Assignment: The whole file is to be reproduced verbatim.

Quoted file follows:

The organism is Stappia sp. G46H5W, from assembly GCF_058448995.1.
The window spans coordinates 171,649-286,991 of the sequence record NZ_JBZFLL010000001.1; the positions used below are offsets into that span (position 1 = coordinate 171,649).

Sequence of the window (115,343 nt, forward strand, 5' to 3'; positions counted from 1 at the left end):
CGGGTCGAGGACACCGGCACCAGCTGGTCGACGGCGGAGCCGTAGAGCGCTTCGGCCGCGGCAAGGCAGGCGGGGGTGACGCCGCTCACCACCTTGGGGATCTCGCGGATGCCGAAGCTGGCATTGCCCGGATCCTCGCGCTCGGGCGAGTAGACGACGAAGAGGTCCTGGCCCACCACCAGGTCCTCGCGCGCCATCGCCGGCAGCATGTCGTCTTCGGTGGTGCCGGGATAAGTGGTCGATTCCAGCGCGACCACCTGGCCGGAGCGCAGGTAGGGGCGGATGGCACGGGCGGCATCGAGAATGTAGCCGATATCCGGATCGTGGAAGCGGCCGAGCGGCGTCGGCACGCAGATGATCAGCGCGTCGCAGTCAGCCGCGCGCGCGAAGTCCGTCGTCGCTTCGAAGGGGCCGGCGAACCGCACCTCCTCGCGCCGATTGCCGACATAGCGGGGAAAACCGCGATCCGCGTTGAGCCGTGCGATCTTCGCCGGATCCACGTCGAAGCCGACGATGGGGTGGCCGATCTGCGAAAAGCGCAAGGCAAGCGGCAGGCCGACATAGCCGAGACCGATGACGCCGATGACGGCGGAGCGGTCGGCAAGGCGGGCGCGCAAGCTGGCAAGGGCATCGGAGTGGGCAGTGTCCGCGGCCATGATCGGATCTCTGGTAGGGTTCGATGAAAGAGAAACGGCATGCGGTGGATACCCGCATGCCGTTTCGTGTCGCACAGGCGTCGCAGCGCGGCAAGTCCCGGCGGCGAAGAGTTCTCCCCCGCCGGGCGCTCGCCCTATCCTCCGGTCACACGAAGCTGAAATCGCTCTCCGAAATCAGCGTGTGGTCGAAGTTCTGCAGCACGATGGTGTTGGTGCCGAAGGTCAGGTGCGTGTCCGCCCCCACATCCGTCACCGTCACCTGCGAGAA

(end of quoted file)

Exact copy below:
The organism is Stappia sp. G46H5W, from assembly GCF_058448995.1.
The window spans coordinates 171,649-286,991 of the sequence record NZ_JBZFLL010000001.1; the positions used below are offsets into that span (position 1 = coordinate 171,649).

Sequence of the window (115,343 nt, forward strand, 5' to 3'; positions counted from 1 at the left end):
CGGGTCGAGGACACCGGCACCAGCTGGTCGACGGCGGAGCCGTAGAGCGCTTCGGCCGCGGCAAGGCAGGCGGGGGTGACGCCGCTCACCACCTTGGGGATCTCGCGGATGCCGAAGCTGGCATTGCCCGGATCCTCGCGCTCGGGCGAGTAGACGACGAAGAGGTCCTGGCCCACCACCAGGTCCTCGCGCGCCATCGCCGGCAGCATGTCGTCTTCGGTGGTGCCGGGATAAGTGGTCGATTCCAGCGCGACCACCTGGCCGGAGCGCAGGTAGGGGCGGATGGCACGGGCGGCATCGAGAATGTAGCCGATATCCGGATCGTGGAAGCGGCCGAGCGGCGTCGGCACGCAGATGATCAGCGCGTCGCAGTCAGCCGCGCGCGCGAAGTCCGTCGTCGCTTCGAAGGGGCCGGCGAACCGCACCTCCTCGCGCCGATTGCCGACATAGCGGGGAAAACCGCGATCCGCGTTGAGCCGTGCGATCTTCGCCGGATCCACGTCGAAGCCGACGATGGGGTGGCCGATCTGCGAAAAGCGCAAGGCAAGCGGCAGGCCGACATAGCCGAGACCGATGACGCCGATGACGGCGGAGCGGTCGGCAAGGCGGGCGCGCAAGCTGGCAAGGGCATCGGAGTGGGCAGTGTCCGCGGCCATGATCGGATCTCTGGTAGGGTTCGATGAAAGAGAAACGGCATGCGGTGGATACCCGCATGCCGTTTCGTGTCGCACAGGCGTCGCAGCGCGGCAAGTCCCGGCGGCGAAGAGTTCTCCCCCGCCGGGCGCTCGCCCTATCCTCCGGTCACACGAAGCTGAAATCGCTCTCCGAAATCAGCGTGTGGTCGAAGTTCTGCAGCACGATGGTGTTGGTGCCGAAGGTCAGGTGCGTGTCCGCCCCCACATCCGTCACCGTCACCTGCGAGAA